Hillary a Hot Ticket

THE Senator Hillary Clinton fundraiser in Dublin on November 17 will surely attract the great and the good of Dublin society. It will be limited to 100 people or 50 couples, and the scramble for tickets is bound to be intense.

It is not necessarily limited to just paying guests. What will likely happen is that many Irish citizens will know Americans who either work with them or are friends, and they will get them to contribute to the fundraiser and go as their free guests. Given the number of Americans working in Ireland that will hardly be all that difficult.

The fundraiser will be held on the south side in the Dublin 4 area, and the house party will be hosted by an Irishman and his wife who lived in America for many years and returned back home where they both have been very successful.

Interest in the event in Ireland is already intense, with huge media coverage certain. Former President Bill Clinton is a relatively frequent visitor to Ireland, but there has never been a fundraiser for an American candidate in Ireland so it will be a first.

Speaking of Clinton supporters, there will also be an Irish event this week, on Friday in Iowa, at the Irish Settlement in Madison County outside Des Moines.

The tireless Stella O'Leary will be doing the heavy lifting for this one, which is expected to launch an Irish campaign for the candidate in the key first state.

There was almost a last minute hiccup over whether or not the legal issues which surround all such events were cleared up, but happily for Irish American Democrats it was resolved. The head of the Friends of Ireland in Congress, Congressman Richie Neal, will be present.

JFK's Pay Day

SPEAKING of fundraising, Ted Sorensen came out last week and announced that if President John F. Kennedy were alive today he would want Senator Barack Obama as president.

The Obama campaign was only too happy to take the endorsement of the last non-family survivor of JFK's inner circle.

Obama would hardly get away with the JFK fundraising tactics, however, in the modern era. If you think politics is a game seeded by money today, consider what old Joe Kennedy was up to back in 1960 when his son was running for the White House.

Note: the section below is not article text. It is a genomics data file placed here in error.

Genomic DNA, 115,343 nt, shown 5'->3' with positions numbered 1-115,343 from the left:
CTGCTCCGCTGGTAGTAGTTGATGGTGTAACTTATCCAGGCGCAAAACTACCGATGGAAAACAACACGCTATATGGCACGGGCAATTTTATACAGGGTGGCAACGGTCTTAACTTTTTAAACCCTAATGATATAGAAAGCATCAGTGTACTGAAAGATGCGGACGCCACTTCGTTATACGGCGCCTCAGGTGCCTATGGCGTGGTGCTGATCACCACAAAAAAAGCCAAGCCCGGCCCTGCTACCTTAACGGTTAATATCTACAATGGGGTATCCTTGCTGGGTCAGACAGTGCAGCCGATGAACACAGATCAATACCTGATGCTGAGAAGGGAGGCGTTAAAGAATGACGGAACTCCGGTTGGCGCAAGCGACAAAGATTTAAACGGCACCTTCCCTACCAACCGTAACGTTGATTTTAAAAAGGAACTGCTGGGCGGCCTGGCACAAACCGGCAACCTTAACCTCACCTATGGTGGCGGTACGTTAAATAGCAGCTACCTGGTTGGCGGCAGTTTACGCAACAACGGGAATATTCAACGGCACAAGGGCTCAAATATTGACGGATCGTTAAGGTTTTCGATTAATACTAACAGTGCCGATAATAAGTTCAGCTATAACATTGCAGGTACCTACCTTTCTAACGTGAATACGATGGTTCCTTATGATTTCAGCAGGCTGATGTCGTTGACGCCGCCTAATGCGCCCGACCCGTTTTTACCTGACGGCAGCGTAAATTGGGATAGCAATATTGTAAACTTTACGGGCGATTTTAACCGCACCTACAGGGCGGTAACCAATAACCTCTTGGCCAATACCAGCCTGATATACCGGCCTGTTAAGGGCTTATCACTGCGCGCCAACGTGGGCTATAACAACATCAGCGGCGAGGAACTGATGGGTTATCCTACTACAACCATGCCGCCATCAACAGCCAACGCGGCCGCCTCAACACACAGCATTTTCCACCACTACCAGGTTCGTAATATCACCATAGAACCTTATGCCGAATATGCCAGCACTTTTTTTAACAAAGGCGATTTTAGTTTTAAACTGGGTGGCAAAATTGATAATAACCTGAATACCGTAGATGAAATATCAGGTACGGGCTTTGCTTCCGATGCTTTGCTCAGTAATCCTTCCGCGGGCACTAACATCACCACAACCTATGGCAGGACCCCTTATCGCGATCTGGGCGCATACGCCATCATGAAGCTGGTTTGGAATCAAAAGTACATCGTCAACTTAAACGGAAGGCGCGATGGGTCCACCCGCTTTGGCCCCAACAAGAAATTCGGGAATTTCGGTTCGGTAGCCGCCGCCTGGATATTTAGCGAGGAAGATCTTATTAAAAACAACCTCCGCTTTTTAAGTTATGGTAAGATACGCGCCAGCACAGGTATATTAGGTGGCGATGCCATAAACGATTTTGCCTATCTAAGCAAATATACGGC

West Virginia was the key state that JFK had to win to prove that a Catholic could become president. The state was 95% Protestant and suspicious of Catholics.

Old Joe decided that a good way to ensure support was to give handouts to the many Protestant ministers who held sway over their congregations.

Years later writer Peter Maass discovered how it was done and gave an interview about it.

"For example, if Boston area churches had collected $950,000 on a particular Sunday from collections, Joe would write a check for $1 million to the diocese, deduct it as a charitable contribution, and receive the $950,000 in cash.

"Thus, in this example, the church got a contribution of $50,000, Joe could deduct the entire amount on his income tax, and he could use the money to pay off politicians without fear that it would be traced.

"The cash is untraceable," Maas said. "Part of the money goes to the diocese. He gets a contribution from Joe Kennedy for more than what the cash is. It's brilliant. Nobody can trace the money."

In 1966, Cardinal Richard Cushing admitted that he had played a role in making payoffs to ministers. He told Hubert Humphrey, "I'll tell you who elected Jack Kennedy. It was his father, Joe, and me, right here in this room."

Cushing explained that he and Joe decided which Protestant ministers should receive "contributions" of $100 to $500. As Cushing described the tactic, "It's good for the church, it's good for the preacher, and it's good for the candidate."

It was certainly all that - but it sure shows up the different way politics was done then. Joe Kennedy knew the system was rigged against him as a Catholic and he took corrective action.

GOAL Raises Over $1 Million

GOAL USA's 19th annual ball last Friday was a record-breaking night, celebrating 30 years of operation and raising a phenomenal $1 million for the poorest of the poor in 11 countries.

The money raised represents a 50% increase on proceeds from last year's ball. GOAL founder and CEO, John O'Shea, who flew in for the event to act as keynote speaker, described the event as "an overwhelming success." He was introduced on the night by legendary tennis player and GOAL USA President Mats Wilander, who later auctioned off a game of tennis with the pro himself to the highest bidder in the room.

The ball raises funds to support GOAL's humanitarian work in the developing world. The live auction alone took in $358,000 with dinner guests bidding on items ranging from a South African safari, and a wine tasting holiday in Italy.

Afterwards auctioneer Michael Saperstein asked guests to dig deep to fund a GOAL housing project in Uganda. In the end, enough money was raised to built 32 houses for HIV/AIDS affected Ugandan orphans.